12 September 2012

Pub and Restaurant Groups see London Sales Bounce in August

Pub and restaurant groups benefitted from an August sales boost – but almost exclusively in London. Latest data from the Coffer Peach Business Tracker, the industry’s sales barometer, reveals contrasting fortunes for operators inside and outside the M25 last month.

While combined like-for-like sales for August increased 5% inside the M25, they were ahead a more modest 1% outside of London compared with the same month last year. Those regional figures translated to a 2.1% like-for-like sales increase across the country as a whole.

“There were a number of factors at play – the bounce back from last year’s August riots, brighter weather for much of the month and, of course, the Olympics,” said Peter Martin of Peach Factory, the business intelligence specialist that produces the sector Tracker, the sector’s biggest and most comprehensive performance barometer, in partnership with Coffer Group, Baker Tilly and UBS.

“Across the country as a whole, the second week of the month, which coincided with the anniversary of the riots that severely hit areas of London and other major cities, saw the biggest increase against last year’s trading, suggesting a real riot-related bounce-back,” explained Martin.

“But what about the Olympics? While some operators saw their usual trade in London disrupted, as regular customers stayed at home, others have reported buoyant trading. It all seems to depend on where their sites were, particularly their proximity to the Games action.

“London pubs seemed to benefit most from the August uplift, with like-for-like growth approaching 7%. While casual dining chains in London may have been up only 2.8% against last August, it at least reversed a recent trend of falling like-for-likes inside the M25, where restaurant groups have been generally struggling against increasingly intense and diverse competition,” observed Martin.

“Gauging whether there was an overall Olympic bonus in the Capital, or how big it was, is clouded by the riots effect. However, it is fair to say that the rest of the country did not receive a Games dividend, with overall sales only marginally up on last year, despite the better weather.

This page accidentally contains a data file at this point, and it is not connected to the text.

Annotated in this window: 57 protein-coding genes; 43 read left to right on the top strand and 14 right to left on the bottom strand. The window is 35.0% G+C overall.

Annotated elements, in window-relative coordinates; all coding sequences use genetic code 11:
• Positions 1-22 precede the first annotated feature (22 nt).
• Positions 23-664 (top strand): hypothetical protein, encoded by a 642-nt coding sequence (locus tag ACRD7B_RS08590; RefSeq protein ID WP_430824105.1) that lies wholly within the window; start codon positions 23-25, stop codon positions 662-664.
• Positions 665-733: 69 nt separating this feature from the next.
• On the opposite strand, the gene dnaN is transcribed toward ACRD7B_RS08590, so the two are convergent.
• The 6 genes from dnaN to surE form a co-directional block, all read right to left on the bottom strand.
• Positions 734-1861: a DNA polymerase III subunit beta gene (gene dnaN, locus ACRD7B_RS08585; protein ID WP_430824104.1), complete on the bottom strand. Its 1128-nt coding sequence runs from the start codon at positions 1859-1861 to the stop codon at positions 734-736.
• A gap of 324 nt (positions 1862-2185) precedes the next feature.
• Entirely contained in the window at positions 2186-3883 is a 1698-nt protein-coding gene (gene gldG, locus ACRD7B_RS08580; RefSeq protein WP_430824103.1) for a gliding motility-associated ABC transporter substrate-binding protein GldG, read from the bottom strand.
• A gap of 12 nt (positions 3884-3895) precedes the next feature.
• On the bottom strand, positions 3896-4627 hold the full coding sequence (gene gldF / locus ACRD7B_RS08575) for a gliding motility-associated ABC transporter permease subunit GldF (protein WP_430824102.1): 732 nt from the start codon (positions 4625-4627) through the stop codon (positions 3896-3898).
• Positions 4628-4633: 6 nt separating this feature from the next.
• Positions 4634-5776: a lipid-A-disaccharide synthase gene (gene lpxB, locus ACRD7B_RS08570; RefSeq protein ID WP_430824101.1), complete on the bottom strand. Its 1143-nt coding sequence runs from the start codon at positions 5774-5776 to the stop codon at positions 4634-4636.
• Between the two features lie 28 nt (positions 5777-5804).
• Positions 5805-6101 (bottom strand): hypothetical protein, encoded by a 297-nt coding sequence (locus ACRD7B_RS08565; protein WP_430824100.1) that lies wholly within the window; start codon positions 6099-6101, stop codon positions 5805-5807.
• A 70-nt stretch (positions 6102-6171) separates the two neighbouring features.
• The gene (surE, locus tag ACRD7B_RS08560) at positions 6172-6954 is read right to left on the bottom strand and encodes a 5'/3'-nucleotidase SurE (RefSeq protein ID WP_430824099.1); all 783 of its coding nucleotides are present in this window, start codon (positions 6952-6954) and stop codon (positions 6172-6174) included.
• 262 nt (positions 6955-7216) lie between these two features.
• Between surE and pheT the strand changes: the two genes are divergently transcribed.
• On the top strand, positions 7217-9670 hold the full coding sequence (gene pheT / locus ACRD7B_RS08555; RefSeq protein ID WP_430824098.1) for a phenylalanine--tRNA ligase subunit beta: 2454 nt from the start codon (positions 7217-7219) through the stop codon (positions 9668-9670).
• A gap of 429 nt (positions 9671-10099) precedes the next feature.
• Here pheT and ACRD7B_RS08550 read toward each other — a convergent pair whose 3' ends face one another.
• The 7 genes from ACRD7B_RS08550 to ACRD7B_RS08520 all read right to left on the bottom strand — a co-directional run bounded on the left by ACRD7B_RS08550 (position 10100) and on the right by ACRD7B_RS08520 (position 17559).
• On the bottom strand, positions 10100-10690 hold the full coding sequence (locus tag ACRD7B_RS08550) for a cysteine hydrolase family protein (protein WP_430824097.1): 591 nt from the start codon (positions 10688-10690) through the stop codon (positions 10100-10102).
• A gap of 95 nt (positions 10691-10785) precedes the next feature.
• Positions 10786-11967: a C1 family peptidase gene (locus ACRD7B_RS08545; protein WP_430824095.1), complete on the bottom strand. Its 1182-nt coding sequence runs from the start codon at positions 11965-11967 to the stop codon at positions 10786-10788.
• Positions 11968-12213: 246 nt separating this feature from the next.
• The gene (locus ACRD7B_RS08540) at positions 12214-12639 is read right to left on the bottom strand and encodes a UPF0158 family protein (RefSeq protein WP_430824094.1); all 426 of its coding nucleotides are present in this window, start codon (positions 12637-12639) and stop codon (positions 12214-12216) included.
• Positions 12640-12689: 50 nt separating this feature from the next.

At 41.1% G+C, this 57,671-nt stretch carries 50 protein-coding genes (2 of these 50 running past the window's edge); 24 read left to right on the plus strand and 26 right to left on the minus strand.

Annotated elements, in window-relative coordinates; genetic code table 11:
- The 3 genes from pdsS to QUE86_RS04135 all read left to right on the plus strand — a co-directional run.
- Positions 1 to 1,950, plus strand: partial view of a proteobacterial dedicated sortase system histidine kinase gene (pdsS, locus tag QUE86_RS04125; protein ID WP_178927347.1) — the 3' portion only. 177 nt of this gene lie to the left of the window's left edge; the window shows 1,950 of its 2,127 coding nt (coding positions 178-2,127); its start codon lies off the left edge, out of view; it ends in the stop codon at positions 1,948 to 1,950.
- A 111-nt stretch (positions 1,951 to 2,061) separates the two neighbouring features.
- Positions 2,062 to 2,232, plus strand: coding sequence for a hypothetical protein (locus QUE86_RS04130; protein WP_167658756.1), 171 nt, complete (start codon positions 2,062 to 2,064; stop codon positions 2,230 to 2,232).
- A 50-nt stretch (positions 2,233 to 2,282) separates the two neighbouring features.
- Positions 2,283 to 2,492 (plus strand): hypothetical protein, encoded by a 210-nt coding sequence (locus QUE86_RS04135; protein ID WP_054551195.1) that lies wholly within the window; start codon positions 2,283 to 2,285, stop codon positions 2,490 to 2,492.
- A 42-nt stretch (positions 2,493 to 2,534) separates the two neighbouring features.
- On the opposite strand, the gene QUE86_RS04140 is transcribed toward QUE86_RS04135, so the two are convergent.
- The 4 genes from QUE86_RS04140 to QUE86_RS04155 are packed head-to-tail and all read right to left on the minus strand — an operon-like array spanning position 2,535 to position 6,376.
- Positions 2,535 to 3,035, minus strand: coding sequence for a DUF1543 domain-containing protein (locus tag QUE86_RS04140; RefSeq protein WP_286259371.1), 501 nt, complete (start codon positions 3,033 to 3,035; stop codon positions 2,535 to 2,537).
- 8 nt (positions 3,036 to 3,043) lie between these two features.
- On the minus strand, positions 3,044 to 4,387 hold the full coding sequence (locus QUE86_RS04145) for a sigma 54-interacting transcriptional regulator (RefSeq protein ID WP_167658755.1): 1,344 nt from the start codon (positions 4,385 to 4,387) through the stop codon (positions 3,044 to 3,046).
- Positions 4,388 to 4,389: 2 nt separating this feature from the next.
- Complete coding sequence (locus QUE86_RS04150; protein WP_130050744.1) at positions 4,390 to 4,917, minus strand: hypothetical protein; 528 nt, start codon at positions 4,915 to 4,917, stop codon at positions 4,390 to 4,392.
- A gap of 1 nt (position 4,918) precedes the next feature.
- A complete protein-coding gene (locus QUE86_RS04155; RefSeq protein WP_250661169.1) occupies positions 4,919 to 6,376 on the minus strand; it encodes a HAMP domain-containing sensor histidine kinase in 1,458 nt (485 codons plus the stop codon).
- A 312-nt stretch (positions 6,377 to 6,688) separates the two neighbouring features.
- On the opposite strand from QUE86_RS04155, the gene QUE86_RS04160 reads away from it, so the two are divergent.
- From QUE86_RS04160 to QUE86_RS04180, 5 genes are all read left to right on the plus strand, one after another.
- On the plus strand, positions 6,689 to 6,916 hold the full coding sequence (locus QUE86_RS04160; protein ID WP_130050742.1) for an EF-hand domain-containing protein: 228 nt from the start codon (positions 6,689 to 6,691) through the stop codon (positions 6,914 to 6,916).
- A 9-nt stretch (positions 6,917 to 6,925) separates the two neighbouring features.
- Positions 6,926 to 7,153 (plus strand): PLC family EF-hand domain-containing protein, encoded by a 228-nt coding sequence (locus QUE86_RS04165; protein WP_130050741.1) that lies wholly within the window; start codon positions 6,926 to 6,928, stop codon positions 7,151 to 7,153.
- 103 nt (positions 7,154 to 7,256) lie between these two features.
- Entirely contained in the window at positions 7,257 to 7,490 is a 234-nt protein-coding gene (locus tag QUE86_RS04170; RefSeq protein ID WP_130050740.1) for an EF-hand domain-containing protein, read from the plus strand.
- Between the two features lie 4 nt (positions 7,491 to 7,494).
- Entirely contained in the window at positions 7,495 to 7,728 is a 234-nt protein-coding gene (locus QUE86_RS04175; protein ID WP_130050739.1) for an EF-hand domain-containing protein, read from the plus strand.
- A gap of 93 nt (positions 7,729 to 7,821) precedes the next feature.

“Nonetheless, the major pub and restaurant chains will not be too disappointed. An overall 2.1% lfl sales increase may not be scintillating, but it gets the market back in-line with the underlying growth rate, and is an improvement of the 0.2% market decline in July and the more modest 1.3% increase in June. The year-on-year like-for-like rate is currently running at around 2%,” added Martin

Total sales across the 25 companies in the Tracker sample were overall up by 6.2% on last August, including a 10.5% increase inside the M25 and a 4.6% gain outside, reflecting the increasing market-share that major chains are continuing to win in the domestic eating and drinking out market and they open more sites.

Mark Sheehan, managing director of Coffer Corporate Leisure, struck a positive note on the monthly numbers: “The incredible worldwide coverage for London and the UK this summer is the real story. Some operators in the UK have suffered badly, but the long-term benefit to the hospitality sector nationally will be immense. London will be top of the must visit list for many millions of people and the positive spirit within the UK may well help to get people spending again which will take us out of recession. In total these like for likes are surprisingly positive given the television coverage of the Games this summer and the mass exodus after the Olympics.

Ali Aneizi, M&A and private equity partner at Baker Tilly, said: “It’s been a choppy few months in the build-up to the Olympics, with LFLs up in June, then down in July and uncertainty over how trading was going to unfold in August. The speculation is now over, we’ve had a bounce back and a clear reversal of July’s negative trend. What’s not clear is how much of this reversal is due to an adrenaline shot from the Olympics and how much is due to last August’s riots. The consensus is that it’s probably a bit of both. It remains to be seen whether operators can translate the so-called feel good factor and the hoped for increase in visitor numbers into longer lasting sustainable growth.”

Jonathan Leinster, head of UBS European Leisure Research, commented: “Sales growth saw a significant bias towards inside the M25, though to some degree this is a reversion to the ‘norm’, as the Euro 2012 tournament appeared to cause a very strong but temporary increase in LFL sales outside the M25 during June. The last several months have seen a trend of pub-restaurants outperforming casual dining chains. Whether it is because the series of sports events has led to increased social drinking, an improved ‘value’ offering from the pubs or whether it is due to more intense competition amongst the casual dining brands is not clear. However it is likely that sporting events have at least had some impact over June to August.”